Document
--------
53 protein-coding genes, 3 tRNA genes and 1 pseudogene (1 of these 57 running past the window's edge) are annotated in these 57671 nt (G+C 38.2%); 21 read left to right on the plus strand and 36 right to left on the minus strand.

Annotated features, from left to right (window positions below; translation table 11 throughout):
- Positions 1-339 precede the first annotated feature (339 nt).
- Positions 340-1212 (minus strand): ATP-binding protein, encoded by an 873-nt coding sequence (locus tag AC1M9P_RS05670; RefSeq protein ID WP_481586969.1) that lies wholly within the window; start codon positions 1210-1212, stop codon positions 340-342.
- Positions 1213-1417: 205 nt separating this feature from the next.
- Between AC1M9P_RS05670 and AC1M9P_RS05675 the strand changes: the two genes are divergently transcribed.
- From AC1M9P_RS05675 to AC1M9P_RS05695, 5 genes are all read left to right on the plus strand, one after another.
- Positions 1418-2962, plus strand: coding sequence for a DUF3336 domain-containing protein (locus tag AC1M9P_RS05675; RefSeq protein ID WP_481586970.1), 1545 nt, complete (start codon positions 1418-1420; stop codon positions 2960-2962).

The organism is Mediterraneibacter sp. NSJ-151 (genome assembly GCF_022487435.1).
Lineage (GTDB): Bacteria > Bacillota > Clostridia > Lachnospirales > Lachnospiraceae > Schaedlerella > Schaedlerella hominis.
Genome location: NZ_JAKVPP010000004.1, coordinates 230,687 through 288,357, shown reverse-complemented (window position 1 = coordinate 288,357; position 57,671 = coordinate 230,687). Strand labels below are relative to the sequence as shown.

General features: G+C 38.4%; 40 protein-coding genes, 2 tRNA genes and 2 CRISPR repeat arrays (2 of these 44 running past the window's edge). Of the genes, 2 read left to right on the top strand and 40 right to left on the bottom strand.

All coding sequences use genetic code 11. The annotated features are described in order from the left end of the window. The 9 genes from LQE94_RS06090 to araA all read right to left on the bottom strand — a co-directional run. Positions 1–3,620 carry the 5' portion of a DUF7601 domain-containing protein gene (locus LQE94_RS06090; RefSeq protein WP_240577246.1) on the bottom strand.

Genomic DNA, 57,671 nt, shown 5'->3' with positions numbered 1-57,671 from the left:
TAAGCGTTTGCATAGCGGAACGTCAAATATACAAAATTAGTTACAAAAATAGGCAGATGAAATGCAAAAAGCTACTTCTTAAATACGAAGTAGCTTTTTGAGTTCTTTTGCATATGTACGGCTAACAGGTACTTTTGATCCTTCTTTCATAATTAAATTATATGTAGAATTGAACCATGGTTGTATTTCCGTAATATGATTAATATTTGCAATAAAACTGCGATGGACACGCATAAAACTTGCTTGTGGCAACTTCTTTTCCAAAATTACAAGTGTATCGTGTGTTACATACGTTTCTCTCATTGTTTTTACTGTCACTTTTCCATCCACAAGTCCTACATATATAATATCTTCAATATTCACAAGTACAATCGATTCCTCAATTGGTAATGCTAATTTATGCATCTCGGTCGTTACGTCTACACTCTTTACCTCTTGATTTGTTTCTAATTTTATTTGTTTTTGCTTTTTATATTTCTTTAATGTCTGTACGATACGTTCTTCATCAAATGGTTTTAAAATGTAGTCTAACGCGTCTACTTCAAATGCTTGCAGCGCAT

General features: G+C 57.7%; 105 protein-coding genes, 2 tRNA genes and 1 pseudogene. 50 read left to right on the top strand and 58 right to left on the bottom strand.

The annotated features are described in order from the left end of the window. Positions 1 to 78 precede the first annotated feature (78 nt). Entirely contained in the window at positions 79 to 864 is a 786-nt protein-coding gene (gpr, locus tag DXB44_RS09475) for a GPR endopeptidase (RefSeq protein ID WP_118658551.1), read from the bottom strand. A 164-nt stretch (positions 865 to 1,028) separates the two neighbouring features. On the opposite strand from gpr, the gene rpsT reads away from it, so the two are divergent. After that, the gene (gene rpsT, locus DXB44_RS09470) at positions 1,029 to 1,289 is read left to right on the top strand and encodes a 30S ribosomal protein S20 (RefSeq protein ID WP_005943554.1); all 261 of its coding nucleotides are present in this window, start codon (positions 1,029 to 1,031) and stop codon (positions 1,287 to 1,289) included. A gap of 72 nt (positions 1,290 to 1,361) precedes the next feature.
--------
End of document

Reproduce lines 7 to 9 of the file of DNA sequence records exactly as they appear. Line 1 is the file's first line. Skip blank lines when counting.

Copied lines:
- From AC1M9P_RS05675 to AC1M9P_RS05695, 5 genes are all read left to right on the plus strand, one after another.
- Positions 1418-2962, plus strand: coding sequence for a DUF3336 domain-containing protein (locus tag AC1M9P_RS05675; RefSeq protein ID WP_481586970.1), 1545 nt, complete (start codon positions 1418-1420; stop codon positions 2960-2962).

The organism is Mediterraneibacter sp. NSJ-151 (genome assembly GCF_022487435.1).